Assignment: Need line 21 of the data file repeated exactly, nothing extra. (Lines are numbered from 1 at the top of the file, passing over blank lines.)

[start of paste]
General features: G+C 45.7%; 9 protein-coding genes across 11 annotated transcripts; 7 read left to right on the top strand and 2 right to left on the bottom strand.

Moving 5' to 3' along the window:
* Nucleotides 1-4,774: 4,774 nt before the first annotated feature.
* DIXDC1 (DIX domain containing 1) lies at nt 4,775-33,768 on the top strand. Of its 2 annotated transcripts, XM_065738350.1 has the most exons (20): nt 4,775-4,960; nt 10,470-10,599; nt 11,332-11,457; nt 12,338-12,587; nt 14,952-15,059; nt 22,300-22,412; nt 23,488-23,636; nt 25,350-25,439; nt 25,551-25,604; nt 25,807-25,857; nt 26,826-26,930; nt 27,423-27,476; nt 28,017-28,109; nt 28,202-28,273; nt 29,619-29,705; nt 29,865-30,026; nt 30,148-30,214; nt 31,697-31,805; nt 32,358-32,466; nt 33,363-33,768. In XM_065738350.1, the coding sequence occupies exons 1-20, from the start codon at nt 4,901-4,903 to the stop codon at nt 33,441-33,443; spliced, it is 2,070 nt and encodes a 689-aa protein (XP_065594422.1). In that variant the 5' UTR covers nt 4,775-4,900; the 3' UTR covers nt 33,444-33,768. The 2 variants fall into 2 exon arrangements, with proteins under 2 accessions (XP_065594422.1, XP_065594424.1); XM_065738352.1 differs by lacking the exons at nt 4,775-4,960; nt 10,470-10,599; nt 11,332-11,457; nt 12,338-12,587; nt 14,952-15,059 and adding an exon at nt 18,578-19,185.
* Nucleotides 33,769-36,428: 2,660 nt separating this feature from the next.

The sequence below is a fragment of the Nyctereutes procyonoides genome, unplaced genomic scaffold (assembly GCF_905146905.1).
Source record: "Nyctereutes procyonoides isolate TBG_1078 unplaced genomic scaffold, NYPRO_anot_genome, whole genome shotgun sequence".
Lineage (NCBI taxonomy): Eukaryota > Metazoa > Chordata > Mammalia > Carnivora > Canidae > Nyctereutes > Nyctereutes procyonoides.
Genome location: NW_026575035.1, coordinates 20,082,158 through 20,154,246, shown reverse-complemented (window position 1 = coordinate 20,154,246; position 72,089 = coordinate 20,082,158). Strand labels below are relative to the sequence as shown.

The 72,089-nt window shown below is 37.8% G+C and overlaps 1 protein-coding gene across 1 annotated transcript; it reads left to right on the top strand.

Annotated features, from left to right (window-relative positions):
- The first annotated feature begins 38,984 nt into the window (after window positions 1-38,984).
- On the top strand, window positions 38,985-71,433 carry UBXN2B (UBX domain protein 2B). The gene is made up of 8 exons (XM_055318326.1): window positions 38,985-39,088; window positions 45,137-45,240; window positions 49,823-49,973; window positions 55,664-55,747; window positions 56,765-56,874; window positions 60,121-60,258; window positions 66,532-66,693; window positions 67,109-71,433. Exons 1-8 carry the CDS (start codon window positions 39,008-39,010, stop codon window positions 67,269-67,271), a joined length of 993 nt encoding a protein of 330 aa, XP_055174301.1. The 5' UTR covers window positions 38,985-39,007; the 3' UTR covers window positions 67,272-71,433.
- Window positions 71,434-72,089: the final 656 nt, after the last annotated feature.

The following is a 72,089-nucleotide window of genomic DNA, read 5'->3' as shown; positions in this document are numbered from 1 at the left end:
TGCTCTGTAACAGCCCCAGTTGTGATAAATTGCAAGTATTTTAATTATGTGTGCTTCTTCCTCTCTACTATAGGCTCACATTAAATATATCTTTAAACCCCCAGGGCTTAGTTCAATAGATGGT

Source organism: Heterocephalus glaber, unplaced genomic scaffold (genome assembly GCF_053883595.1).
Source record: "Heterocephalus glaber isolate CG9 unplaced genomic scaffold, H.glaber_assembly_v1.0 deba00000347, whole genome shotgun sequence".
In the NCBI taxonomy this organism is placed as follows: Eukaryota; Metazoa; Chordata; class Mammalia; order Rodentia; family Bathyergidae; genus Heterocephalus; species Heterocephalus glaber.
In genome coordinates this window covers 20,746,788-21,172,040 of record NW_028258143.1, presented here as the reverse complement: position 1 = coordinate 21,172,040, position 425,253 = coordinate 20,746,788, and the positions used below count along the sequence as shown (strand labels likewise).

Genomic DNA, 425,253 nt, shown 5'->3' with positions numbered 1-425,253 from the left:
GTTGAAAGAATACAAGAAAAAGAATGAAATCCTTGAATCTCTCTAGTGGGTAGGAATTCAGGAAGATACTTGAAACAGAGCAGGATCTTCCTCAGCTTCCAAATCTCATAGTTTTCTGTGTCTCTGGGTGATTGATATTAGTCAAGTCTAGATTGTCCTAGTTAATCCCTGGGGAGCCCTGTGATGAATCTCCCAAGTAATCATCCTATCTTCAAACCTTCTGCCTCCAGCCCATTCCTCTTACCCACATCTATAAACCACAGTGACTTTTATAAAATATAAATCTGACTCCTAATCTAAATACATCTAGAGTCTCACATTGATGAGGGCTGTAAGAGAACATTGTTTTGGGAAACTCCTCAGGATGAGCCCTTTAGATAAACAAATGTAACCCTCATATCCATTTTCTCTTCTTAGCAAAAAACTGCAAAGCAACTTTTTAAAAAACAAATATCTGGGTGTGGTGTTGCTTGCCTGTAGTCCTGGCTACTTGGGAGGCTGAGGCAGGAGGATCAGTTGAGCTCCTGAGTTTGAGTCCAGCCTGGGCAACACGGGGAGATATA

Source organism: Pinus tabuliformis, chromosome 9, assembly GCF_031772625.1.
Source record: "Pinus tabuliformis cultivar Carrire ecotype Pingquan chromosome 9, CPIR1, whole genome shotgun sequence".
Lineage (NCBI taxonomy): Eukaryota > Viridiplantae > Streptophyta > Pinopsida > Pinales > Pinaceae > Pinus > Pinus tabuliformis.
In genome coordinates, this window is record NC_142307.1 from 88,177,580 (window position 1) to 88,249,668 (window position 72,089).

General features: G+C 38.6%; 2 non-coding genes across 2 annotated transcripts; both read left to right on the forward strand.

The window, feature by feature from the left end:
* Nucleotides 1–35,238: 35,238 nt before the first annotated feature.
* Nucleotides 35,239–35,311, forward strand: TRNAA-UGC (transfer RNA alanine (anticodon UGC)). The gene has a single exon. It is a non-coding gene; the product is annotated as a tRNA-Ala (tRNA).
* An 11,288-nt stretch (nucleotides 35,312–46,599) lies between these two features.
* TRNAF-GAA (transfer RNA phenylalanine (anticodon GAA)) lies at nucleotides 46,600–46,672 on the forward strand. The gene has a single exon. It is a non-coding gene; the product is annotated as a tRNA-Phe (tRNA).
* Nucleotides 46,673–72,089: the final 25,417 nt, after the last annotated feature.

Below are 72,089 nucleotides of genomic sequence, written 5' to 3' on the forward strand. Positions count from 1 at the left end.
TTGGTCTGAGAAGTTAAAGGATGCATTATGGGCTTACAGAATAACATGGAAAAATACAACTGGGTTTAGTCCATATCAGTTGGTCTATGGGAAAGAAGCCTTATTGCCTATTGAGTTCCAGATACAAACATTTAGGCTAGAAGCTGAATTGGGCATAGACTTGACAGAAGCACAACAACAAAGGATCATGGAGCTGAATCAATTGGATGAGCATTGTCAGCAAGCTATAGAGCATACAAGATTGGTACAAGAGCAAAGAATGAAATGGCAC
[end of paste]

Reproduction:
Genomic DNA, 425,253 nt, shown 5'->3' with positions numbered 1-425,253 from the left: